Captain Morgan goes to Hispaniola to equip a new fleet, with intent to pillage again on the coast of the West-Indies.
Captain Morgan perceived now that Fortune favoured him, by giving success to all his enterprises, which occasioned him, as is usual in human affairs, to aspire to greater things, trusting she would always be constant to him.
Such was the burning of Panama, wherein Fortune failed not to assist him, as she had clone before, though she had led him thereto through a thousand difficulties. The history hereof I shall now relate, being so remarkable in all its circumstances, as peradventure nothing more deserving memory will be read by future ages.
Captain Morgan arriving at Jamaica, found many of his officers and soldiers reduced to their former indigence, by their vices and debaucheries. Hence they perpetually importuned him for new exploits.
Captain Morgan, willing to follow Fortune's call, stopped the mouths of many inhabitants of Jamaica, who were creditors to his men for large sums, with the hopes and promises of greater achievements than ever, by a new expedition. This done, he could easily levy men for any enterprise, his name being so famous through all those islands as that alone would readily bring him in more men than he could well employ. He undertook therefore to equip a new fleet, for which he assigned the south side of Tortuga as a place of rendezvous, writing letters to all the expert pirates there inhabiting, as also to the governor, and to the planters and hunters of Hispaniola, informing them of his intentions, and desiring their appearance, if they intended to go with him. These people upon this notice flocked to the place assigned, in huge numbers, with ships, canoes, and boats, being desirous to follow him. Many, who had not the convenience of coming by sea, traversed the woods of Hispaniola, and with no small difficulties arrived there by land. Thus all were present at the place assigned, and ready against October 24, 1670.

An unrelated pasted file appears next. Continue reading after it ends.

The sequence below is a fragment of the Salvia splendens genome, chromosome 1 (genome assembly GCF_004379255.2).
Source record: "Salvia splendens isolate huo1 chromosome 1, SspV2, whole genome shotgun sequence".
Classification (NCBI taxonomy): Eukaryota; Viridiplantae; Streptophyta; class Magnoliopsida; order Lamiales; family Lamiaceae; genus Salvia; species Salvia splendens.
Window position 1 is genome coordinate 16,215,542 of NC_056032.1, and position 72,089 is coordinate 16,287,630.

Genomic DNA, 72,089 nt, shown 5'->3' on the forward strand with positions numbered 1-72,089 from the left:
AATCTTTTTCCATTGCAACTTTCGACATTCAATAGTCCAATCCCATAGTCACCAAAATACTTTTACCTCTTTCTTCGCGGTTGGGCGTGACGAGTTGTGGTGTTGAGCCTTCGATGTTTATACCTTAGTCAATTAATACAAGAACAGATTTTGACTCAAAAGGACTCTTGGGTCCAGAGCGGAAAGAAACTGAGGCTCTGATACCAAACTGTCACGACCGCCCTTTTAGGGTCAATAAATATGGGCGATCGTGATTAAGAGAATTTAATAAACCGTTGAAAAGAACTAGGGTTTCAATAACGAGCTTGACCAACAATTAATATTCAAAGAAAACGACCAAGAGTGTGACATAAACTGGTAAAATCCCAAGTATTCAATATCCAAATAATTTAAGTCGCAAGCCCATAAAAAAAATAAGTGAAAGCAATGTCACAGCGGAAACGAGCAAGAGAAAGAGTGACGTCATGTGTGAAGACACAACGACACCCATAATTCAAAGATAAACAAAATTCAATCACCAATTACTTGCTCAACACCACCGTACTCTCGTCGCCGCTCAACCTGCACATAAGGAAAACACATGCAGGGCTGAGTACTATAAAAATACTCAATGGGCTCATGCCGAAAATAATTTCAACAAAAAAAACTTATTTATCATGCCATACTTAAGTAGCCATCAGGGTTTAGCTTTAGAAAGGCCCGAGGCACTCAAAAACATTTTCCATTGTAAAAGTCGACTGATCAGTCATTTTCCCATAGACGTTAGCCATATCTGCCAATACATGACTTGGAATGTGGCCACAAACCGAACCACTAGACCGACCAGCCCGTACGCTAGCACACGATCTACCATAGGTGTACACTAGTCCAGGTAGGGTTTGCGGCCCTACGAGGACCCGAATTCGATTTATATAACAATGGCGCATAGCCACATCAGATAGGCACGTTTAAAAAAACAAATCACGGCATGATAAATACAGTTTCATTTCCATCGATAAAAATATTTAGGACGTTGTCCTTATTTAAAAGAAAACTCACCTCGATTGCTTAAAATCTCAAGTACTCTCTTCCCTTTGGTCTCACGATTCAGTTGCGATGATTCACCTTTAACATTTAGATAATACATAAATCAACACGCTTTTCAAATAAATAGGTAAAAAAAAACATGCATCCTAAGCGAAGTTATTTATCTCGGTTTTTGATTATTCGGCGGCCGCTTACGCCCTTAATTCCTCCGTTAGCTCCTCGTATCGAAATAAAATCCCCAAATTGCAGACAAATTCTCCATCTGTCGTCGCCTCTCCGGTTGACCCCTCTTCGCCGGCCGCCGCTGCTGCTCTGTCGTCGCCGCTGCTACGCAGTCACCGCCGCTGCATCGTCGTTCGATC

Captain Morgan was not wanting to be there punctually, coming in his ship to Port Couillon, over against the island De la Vaca, the place assigned. Having gathered the greatest part of his fleet, he called a council to deliberate about finding provisions for so many people. Here they concluded to send four ships and one boat, with four hundred men, to the continent, in order to rifle some country towns and villages for all the corn or maize they could gather. They set sail for the continent towards the river De la Hacha, designing to assault the village called La Rancheria, usually best stored with maize of all the parts thereabouts. Meanwhile Captain Morgan sent another party to hunt in the woods, who killed a huge number of beasts, and salted them: the rest remained in the ships, to clean, fit, and rig them, that, at the return of their fellows, all things might be in a readiness to weigh anchor and follow their designs.